movie film review | chris tookey
 
     
     
 

Dark Days

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  Dark Days Review
Tookey's Rating
7 /10
 
Average Rating
7.67 /10
 
Starring
,
 

Directed by: Marc Singer
Written by:

 
 
 
Released: 2000
   
Genre: DOCUMENTARY
   
Origin: US
   
Colour: BW
   
Length: 84
 
 


 
A riveting but none too deep documentary about down-and-outs who have lived below New York in the subways, doing their best to build themselves shanty-towns, while fending off the rats and each other.
Reviewed by Chris Tookey

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Director Marc Singer did a great job over two years, of gaining their confidence. He makes the audience aware of their humanity and the extent to which some have been abused or just plain unlucky.

You have to admire their resilience and resourcefulness. It's hard not to sympathise with the agony of a former crack addict who was helpless in prison when his five year-old daughter was raped and had an arm and a leg hacked off by her attacker. "I wasn't taking care of her," was his understatement.

One of their biggest problems , unfortunately, is an inability to communicate. "Y'know what I'm sayin'?" is the most frequent turn of speech, to which the honest answer would be "Not really". Singer avoids judging them, but he pointedly (and repetitively) juxtaposes their behaviour with the scavenging of their neighbours, the rats.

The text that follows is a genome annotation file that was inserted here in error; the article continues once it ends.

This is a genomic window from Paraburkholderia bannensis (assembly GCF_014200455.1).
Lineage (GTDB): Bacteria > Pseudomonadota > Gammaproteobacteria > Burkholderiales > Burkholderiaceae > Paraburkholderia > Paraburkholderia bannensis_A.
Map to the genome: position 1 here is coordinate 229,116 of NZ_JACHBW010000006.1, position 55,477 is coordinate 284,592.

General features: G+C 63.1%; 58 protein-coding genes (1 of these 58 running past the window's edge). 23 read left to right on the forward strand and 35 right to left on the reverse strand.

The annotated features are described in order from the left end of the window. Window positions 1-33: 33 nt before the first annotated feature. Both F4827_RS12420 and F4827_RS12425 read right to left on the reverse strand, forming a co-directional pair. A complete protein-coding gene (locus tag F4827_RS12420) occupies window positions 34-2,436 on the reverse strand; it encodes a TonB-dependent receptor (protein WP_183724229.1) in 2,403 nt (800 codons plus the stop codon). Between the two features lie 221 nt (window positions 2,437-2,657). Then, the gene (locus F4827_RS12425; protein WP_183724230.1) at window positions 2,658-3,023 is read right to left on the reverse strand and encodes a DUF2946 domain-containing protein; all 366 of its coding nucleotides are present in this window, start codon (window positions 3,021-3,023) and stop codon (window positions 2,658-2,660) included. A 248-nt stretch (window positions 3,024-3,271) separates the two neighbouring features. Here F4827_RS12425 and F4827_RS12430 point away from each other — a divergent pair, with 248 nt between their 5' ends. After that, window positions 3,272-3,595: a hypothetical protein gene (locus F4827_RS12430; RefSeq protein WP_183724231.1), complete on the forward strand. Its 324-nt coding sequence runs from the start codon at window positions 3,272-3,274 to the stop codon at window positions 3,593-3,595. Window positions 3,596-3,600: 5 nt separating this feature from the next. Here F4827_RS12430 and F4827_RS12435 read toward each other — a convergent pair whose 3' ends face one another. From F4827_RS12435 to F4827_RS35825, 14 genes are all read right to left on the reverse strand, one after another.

We're told that 80% of those underground are crack addicts, but most of those he interviews seem to be trying to come off drugs. And, abject though their lives are, they appear to be an elite. Singer only manages to talk with people who have been down there for a year or two - not the most hardened cases, who have been down there for a decade or two.

A final section of the film deals with the rehousing of the leading characters above ground, and is carried along by their almost childish excitement at their good fortune. Though it is impossible not to wish them well, there seems an unreality about Singer's feelgood tone, which implies that even the most hopeless of these cases can be redeemed instantly with proper housing.

Will they really live happily ever after, or are their psychological wounds and addictions too deep to heal? I hope Mr Singer will be honest enough to make a sequel, and tell us what happens.

MIXED

Singer doesn't edit in a way to jerk our emotions but instead offers an unblinking report, told with humor and honesty. Some of the footage is repellent -- the shots of scurrying rats grow redundant - but Dark Days captures an unvarnished, painful truth and manages to end on an upbeat note.... The ending is sweet, but abrupt and inconclusive. I would have liked to know more about the ways that Dee, Ralph, Greg and Tommy were able to cope when they went above ground - the jobs they found, where they relocated, the challenges they found in being remainstreamed and shedding their homeless status.

(Edward Guthmann, San Francisco Chronicle)

On a human level, it's hard to fault Singer for being supportive, but Dark Days suffers from a lack of rigor at the very end.

(Amy Taubin, Village Voice)


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